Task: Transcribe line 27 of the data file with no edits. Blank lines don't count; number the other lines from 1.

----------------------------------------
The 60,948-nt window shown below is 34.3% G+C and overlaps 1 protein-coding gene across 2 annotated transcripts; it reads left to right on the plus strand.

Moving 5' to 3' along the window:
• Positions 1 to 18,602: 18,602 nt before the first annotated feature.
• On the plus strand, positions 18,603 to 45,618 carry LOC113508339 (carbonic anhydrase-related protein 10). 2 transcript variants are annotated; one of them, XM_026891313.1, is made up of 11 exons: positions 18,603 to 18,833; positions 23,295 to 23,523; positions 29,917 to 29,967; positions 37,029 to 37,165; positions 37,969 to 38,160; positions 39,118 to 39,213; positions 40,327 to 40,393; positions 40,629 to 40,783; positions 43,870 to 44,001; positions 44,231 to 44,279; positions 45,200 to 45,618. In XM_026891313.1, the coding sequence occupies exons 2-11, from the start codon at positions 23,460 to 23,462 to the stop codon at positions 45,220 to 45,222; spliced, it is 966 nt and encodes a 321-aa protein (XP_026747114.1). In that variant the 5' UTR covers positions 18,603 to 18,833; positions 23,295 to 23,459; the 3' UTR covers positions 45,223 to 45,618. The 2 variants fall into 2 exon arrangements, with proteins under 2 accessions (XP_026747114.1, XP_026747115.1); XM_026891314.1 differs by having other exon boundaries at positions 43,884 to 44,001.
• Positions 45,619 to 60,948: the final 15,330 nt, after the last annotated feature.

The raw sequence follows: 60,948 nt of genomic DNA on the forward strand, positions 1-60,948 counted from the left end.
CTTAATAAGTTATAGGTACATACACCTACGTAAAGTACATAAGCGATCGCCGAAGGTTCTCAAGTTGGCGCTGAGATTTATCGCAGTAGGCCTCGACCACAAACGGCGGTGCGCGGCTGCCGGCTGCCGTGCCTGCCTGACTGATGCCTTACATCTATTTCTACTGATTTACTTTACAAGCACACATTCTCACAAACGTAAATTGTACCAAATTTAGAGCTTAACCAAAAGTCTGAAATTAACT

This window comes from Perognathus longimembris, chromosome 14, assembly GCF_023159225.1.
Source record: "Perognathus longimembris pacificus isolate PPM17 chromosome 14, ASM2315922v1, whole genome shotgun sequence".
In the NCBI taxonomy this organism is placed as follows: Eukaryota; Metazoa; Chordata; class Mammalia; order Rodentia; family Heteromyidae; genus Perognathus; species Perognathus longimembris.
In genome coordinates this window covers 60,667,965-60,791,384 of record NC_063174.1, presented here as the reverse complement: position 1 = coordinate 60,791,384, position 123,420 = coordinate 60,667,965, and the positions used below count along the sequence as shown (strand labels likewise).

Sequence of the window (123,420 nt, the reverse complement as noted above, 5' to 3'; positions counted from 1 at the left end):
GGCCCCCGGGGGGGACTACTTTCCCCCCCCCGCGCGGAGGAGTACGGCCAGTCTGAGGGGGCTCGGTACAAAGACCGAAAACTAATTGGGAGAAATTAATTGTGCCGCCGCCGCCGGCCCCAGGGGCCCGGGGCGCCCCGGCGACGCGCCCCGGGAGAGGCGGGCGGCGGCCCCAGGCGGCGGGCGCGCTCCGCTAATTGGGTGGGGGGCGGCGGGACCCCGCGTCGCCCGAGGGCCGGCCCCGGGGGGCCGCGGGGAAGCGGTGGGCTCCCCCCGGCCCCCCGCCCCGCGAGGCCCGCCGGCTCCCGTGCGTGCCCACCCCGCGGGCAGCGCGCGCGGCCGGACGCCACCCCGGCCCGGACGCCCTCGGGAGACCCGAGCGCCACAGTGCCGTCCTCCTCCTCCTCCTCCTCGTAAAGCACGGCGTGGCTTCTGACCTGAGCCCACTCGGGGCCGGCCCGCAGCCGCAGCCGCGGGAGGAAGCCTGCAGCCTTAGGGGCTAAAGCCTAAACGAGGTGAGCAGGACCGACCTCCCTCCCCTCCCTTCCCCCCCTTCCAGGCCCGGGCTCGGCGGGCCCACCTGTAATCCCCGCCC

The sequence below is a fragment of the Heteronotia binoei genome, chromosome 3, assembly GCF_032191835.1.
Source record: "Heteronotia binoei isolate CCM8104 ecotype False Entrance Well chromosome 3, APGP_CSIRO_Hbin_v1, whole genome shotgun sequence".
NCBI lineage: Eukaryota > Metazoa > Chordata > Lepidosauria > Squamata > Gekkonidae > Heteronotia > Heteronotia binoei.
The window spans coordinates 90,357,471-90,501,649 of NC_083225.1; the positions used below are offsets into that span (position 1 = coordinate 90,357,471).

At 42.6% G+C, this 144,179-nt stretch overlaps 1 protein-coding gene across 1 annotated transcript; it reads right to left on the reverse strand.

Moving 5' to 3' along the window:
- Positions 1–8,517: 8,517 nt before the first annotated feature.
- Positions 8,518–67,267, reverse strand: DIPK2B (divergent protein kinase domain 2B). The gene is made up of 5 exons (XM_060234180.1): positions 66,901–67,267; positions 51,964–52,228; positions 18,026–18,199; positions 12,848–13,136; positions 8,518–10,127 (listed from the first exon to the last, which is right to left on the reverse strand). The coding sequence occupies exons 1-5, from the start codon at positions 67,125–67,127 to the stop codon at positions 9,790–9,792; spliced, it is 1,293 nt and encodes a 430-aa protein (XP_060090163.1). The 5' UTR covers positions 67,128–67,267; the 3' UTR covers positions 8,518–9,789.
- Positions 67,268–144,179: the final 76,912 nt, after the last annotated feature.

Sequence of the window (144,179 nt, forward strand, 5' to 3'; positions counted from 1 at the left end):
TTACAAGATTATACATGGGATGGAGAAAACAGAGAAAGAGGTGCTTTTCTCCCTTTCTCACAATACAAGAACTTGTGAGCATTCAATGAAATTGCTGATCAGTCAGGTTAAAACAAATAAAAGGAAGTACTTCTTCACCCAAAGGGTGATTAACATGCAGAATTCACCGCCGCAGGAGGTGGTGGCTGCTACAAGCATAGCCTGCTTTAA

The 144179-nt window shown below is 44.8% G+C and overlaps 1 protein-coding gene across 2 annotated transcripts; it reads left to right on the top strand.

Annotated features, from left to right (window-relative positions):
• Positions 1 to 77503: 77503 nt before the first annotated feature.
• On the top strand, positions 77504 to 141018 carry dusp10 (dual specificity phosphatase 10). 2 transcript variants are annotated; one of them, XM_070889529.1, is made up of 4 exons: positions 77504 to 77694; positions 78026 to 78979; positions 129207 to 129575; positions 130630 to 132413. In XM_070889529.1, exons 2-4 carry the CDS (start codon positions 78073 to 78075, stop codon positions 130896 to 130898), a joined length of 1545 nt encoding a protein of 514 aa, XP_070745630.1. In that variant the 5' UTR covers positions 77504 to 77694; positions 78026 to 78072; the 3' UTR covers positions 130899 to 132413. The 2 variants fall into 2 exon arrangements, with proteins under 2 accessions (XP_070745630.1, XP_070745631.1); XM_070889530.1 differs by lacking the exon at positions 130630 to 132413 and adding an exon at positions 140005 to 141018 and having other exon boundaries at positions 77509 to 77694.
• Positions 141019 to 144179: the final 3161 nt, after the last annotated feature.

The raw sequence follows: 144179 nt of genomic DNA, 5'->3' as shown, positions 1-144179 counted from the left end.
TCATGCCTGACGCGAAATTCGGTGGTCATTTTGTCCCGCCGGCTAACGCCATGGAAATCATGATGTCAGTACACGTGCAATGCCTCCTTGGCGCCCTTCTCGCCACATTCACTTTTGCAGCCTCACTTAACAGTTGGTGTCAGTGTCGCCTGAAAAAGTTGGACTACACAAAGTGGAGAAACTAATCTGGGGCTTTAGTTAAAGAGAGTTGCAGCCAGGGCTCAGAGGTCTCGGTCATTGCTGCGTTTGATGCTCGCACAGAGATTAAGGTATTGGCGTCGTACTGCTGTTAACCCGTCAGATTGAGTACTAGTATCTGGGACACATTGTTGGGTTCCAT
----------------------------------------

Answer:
• Positions 1 to 77503: 77503 nt before the first annotated feature.